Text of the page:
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To Hold Your Hand

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Step by slow step, Ato walked the path towards the kitchen. He stood close to the wall, feeling the rough concrete on his fingertips. He has a pretty accurate mental layout of the house. If nobody moved anything that stray his path, he would get there with no delay.

He could hear someone coughing loudly in the room. They were long dry coughs that sounded painful to his ears.

He paced even slower as he closed his eyes tight. He did it out of habit, really, there was no real difference in opening or closing his eyes. He counted the steps as he walked, painstakingly. His joint pains has gotten worse for the past couple of days for some reason. He pressed his palm on the wall, leaning towards it for support.

Shuffling. He could hear shuffling from a short distance.

Tatay? Said a voice. He tilted his head to his good ear, trying to match the voice with a name. Tatay, what is it that you need? The voice said. It was Selya, his youngest daughter. He heard Selya’s footsteps getting nearer.

You should have called for me if you needed anything, she said almost scoldingly. You didn’t have to walk all this way!

He straightened up a little, head still tilted to his good ear. He blinked, again, out of habit. Your mother, he said, putting stress to those two words as if they were enough to explain his cause. Your mother, she’s been coughing a lot. She needs water.

Salome is attending to her. You need not worry yourself about it. Now, let’s get you back to bed.

Selya put her arms around his shoulders, urging him to walk with her.

At least have your mother drink some water, he insisted. Selya let out a sigh. There was a hint of exasperation in her voice.

Salome is right there. Nanay is being attended to, Tatay. You should go back to bed.

He didn’t say anything and kept walking. They reached his room, Selya walked him towards the bed, arms still around him. This is the bed, Tatay, she said as he sat down. It is almost midnight, get some sleep. He merely nodded and said nothing. It was draining always having to insist things, and Selya sounded a bit irritated.

I’m closing the lights now,ok? Selya said.

What, the lights were on? He said slyly.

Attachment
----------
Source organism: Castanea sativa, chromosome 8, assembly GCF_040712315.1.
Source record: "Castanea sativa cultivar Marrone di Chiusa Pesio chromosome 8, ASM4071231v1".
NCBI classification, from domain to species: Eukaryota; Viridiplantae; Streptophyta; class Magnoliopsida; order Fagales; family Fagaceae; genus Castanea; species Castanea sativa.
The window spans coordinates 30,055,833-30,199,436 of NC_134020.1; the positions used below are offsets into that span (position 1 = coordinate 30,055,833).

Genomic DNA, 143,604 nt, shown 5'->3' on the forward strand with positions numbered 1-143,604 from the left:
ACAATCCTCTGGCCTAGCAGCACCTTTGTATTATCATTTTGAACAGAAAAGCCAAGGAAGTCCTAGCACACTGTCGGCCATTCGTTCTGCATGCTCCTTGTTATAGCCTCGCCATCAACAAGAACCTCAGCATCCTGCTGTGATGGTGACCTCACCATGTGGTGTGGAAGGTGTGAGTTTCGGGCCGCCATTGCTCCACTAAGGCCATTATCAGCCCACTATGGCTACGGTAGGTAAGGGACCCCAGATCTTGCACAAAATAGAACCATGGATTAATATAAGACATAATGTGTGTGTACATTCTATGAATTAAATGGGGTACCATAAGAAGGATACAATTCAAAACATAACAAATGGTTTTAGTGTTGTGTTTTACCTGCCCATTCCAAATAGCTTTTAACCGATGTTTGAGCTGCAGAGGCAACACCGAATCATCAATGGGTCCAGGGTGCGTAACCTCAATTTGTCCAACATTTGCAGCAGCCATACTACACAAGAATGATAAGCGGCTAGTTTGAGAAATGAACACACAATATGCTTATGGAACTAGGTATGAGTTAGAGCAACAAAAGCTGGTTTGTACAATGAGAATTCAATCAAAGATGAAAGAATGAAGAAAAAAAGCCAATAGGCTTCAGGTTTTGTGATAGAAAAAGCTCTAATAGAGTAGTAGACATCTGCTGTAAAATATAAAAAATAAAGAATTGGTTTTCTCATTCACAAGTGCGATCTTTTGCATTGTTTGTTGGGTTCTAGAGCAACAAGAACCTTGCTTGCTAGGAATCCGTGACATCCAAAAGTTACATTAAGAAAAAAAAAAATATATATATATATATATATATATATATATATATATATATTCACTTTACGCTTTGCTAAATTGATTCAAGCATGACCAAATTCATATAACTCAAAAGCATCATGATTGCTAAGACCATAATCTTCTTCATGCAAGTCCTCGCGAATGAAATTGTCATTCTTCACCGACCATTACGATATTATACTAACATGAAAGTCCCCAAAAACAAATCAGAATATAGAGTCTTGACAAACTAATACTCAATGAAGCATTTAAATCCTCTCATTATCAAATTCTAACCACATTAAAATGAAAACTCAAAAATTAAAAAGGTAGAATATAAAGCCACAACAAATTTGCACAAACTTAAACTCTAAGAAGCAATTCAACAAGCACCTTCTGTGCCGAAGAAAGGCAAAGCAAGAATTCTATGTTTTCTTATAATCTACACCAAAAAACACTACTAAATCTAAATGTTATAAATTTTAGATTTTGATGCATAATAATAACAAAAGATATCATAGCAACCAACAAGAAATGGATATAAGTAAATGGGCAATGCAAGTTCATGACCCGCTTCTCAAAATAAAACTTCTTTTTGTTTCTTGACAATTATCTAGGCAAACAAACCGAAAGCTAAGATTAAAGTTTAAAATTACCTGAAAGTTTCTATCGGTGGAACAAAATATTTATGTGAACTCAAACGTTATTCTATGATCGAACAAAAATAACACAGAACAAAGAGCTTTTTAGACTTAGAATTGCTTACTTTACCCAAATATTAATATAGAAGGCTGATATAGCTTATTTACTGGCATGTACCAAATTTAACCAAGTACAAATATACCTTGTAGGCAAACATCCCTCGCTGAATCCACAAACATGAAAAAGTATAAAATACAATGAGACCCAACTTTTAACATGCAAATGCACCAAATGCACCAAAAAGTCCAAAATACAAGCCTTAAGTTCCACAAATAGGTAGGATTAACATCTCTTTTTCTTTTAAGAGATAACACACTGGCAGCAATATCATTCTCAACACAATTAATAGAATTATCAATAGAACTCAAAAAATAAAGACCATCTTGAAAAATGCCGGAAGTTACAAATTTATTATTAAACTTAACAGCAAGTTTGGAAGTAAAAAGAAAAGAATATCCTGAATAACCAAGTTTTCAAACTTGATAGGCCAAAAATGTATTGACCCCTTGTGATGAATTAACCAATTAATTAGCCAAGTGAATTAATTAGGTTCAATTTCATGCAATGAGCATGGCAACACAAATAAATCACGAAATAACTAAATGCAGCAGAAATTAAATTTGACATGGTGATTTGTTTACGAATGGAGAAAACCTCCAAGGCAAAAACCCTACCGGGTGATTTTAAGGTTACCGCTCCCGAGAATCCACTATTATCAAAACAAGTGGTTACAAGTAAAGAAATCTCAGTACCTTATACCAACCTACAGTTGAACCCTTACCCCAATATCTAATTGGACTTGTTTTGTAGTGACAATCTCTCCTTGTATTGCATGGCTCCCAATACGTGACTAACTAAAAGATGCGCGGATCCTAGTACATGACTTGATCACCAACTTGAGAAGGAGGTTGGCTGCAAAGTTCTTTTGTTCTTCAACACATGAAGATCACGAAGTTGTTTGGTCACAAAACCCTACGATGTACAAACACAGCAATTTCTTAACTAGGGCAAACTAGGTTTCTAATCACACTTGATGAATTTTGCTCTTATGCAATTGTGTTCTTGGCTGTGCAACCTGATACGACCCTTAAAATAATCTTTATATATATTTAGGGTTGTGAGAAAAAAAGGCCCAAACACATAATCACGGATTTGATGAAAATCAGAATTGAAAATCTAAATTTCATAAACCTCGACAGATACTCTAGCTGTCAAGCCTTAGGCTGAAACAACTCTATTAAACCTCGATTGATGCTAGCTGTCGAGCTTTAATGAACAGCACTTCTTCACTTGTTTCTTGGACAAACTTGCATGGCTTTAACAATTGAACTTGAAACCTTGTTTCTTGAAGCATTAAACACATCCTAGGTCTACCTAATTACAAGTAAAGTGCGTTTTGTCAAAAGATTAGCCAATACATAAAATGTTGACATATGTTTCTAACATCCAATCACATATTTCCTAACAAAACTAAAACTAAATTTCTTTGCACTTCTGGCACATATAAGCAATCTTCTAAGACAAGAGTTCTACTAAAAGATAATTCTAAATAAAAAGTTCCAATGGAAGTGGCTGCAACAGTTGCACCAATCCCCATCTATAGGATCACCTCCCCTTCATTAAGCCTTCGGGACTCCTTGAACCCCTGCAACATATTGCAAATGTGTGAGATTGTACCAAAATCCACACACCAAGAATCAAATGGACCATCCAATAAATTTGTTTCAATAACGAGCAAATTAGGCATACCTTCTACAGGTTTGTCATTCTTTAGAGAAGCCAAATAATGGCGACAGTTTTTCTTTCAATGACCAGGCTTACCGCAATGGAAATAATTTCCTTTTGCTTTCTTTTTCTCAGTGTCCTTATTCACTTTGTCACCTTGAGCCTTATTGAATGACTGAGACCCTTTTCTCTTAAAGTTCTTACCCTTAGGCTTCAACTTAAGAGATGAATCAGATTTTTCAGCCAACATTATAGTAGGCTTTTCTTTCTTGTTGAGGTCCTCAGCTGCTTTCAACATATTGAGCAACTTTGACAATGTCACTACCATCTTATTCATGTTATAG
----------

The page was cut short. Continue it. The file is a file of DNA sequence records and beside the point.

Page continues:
Selya let out a tired chuckle. Good night, Tatay.

There was a soft click and there was silence. He laid back down and closed his eyes.

_____________________________________________________________________________

 

He must have been asleep for about  an hour when the coughing started again. It could all be in his imagination, but the coughs sounded drier, graver than the last ones an hour ago. He whispered in the darkness, no one heard him of course. Everyone is asleep.

 

He debated to himself as to whether or not to call for Selya. He tilted his head, straining to hear any sounds from her bedroom, but there were only soft snores.

 

He felt sorry for his daughter. Each of his other children have their own concerns now, most of them married with a family of their own, and Selya, young Selya was left with all the burden. It must be exhausting, even with Salome around, tending to two old sickly people for every minute of every day, leaving no time for her to live her own life. Thinking about it overcomes him with so much guilt that it drives him to tears.

 

In the end he decided not to wake her. Instead, he got up and walked towards the door, holding on to the wall as he did so. There was more coughing. He let his good ear lead him. 

Soledad, he whispered as he walks into the room. His voice was soft, as if he were afraid to wake someone sleeping. Soledad. The coughing stopped. He heard rustles of the sheets, accompanied by laboured wheezy breathing, as he groped his way towards the bed.

 Ato! Soledad let out, startled. Are you ok? she said, and he had to smile. It was almost funny how she sounded like she was coughing out barbed wire, and she was concerned about him.

I came to see you, he said. His knee touched the side of the bed. He stretched his arms out to grab a chair but Soledad yanked his arm down. Here, sit. And he did.

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